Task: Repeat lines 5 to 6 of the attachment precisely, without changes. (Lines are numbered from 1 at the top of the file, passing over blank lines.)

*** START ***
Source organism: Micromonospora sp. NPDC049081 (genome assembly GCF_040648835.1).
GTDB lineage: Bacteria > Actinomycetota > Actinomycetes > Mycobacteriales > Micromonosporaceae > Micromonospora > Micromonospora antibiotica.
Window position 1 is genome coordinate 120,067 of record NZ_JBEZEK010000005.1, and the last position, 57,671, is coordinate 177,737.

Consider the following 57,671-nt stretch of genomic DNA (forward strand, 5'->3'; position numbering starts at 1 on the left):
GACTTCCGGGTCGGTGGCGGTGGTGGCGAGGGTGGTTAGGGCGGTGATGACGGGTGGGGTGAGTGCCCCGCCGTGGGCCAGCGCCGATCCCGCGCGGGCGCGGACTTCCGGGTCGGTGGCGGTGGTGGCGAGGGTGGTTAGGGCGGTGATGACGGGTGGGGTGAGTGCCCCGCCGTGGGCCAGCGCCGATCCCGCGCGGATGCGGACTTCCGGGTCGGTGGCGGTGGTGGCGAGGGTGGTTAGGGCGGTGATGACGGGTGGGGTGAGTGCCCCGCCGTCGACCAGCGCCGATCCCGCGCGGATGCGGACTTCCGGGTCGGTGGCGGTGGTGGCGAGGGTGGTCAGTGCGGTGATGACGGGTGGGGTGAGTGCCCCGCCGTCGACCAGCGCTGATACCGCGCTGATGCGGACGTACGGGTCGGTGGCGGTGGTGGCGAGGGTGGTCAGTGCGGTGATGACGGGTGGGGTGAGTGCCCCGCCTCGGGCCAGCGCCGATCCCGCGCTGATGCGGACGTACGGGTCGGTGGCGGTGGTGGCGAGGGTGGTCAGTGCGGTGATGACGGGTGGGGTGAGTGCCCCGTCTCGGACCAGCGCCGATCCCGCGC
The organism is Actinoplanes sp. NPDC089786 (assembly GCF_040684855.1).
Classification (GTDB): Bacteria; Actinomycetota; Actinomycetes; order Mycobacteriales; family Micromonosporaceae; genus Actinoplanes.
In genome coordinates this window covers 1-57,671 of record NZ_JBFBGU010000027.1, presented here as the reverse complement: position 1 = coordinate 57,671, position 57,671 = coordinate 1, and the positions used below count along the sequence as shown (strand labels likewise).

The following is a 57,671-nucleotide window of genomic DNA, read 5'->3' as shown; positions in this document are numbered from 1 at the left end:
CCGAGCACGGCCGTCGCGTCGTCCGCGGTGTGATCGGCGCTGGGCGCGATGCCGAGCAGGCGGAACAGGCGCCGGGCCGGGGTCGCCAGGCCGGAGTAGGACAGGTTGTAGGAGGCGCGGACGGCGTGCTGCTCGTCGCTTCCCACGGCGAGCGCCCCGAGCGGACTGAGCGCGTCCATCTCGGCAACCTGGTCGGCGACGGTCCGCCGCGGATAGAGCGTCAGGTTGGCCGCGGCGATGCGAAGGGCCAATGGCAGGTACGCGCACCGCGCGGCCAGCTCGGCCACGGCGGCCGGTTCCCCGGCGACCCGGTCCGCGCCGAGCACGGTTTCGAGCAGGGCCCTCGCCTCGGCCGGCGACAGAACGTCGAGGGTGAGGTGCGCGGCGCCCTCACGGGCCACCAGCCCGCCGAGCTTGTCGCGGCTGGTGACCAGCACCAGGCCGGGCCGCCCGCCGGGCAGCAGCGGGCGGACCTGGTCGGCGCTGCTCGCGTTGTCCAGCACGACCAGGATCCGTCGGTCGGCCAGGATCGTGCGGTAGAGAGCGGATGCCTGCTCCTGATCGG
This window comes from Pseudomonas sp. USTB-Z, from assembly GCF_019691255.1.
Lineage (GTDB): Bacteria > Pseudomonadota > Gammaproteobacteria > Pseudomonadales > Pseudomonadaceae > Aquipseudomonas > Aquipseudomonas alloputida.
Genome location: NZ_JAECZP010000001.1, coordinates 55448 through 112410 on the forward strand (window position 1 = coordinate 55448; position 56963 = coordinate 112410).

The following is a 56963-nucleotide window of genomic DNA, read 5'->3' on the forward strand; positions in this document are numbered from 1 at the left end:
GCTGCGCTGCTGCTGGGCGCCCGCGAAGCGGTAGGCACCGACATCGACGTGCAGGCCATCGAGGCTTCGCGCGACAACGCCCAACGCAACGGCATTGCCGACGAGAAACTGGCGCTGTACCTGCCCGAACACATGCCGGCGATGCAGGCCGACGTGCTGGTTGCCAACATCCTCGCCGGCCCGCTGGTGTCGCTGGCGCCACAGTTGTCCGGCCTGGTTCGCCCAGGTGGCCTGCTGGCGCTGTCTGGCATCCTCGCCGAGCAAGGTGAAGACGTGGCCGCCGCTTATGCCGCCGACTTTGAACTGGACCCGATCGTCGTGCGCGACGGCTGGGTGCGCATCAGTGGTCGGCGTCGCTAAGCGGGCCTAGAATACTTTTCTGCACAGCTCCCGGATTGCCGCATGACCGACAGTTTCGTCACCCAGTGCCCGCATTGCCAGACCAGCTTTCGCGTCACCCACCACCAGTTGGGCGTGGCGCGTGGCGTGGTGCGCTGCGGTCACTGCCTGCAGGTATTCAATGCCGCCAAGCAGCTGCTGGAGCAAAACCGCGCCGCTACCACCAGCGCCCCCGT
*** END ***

GACTTCCGGGTCGGTGGCGGTGGTGGCGAGGGTGGTTAGGGCGGTGATGACGGGTGGGGTGAGTGCCCCGCCGTGGGCCAGCGCCGATCCCGCGCGGGCGCGGACTTCCGGGTCGGTGGCGGTGGTGGCGAGGGTGGTTAGGGCGGTGATGACGGGTGGGGTGAGTGCCCCGCCGTGGGCCAGCGCCGATCCCGCGCGGATGCGGACTTCCGGGTCGGTGGCGGTGGTGGCGAGGGTGGTTAGGGCGGTGATGACGGGTGGGGTGAGTGCCCCGCCGTCGACCAGCGCCGATCCCGCGCGGATGCGGACTTCCGGGTCGGTGGCGGTGGTGGCGAGGGTGGTCAGTGCGGTGATGACGGGTGGGGTGAGTGCCCCGCCGTCGACCAGCGCTGATACCGCGCTGATGCGGACGTACGGGTCGGTGGCGGTGGTGGCGAGGGTGGTCAGTGCGGTGATGACGGGTGGGGTGAGTGCCCCGCCTCGGGCCAGCGCCGATCCCGCGCTGATGCGGACGTACGGGTCGGTGGCGGTGGTGGCGAGGGTGGTCAGTGCGGTGATGACGGGTGGGGTGAGTGCCCCGTCTCGGACCAGCGCCGATCCCGCGC
The organism is Actinoplanes sp. NPDC089786 (assembly GCF_040684855.1).